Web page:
Can a person actually forge his or her own signature?
Well, that's the argument that officials from Buffalo Public Schools are going with.
It all started last October when parent leader Timekia Jones filed a complaint with the State Education Department and with U.S. Attorney William J. Hochul Jr., alleging that school leaders forged her signature several times on key school documents.
Once of those documents was the 2013-14 School Comprehensive Plan, a road map to improving student learning at Harvey Austin School, where Jones is a teacher's aide. The signature of a parent representative is required to prove to the state that the school involved all stakeholders – including parents – in the development of school improvement and spending plans.
Jones said she was having a biopsy done at Buffalo General Medical Center at the time she supposedly signed the papers.
Then she spotted her signature on four other documents that pertain to Title I spending plans for the 2012-13 academic year, including signatures validating cash disbursements and other expenditures.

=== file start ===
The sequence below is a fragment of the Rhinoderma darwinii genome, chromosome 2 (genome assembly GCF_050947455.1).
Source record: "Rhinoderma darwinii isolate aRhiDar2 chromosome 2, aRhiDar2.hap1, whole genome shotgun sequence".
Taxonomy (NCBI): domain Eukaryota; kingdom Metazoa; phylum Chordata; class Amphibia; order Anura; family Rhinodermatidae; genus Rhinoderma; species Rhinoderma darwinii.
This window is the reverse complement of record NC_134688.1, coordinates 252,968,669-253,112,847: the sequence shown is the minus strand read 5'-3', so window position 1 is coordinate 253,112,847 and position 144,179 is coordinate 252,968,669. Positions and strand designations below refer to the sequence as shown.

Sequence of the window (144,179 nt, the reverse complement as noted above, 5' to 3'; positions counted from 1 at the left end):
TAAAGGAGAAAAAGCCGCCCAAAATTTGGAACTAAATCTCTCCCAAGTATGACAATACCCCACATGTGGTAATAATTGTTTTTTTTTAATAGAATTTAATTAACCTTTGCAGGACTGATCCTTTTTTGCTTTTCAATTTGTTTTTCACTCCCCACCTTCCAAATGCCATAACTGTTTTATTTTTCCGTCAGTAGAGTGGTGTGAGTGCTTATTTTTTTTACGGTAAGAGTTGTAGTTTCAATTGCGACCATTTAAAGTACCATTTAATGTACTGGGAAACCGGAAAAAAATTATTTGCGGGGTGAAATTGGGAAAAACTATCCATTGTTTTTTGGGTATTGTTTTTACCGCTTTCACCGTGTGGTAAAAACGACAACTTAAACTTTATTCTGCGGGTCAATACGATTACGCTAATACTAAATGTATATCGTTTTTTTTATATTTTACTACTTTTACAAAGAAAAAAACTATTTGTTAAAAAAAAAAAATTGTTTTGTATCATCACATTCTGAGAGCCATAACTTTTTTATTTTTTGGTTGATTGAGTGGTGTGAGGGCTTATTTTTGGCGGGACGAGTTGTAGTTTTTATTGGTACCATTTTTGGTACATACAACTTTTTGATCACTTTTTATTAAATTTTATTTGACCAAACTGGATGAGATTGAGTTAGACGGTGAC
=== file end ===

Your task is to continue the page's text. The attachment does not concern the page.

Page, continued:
Again, she said, they were not her signatures.
But district officials responded to Jones’ attorneys last week that they had hired a “well-known, well-qualified investigation firm with a view toward obtaining an objective review.”
In the investigative process, the firm hired an handwriting expert, who concluded that Jones faked her own signature on the documents.
Yes, that’s right. The district is claiming that Jones used a method called disguised writing to deliberately fake her own signature.
Here’s a copy of the letter to Jones’ attorney from Rashondra M. Martin, the school district’s general counsel, stating the district’s position.
-- Deidre Williams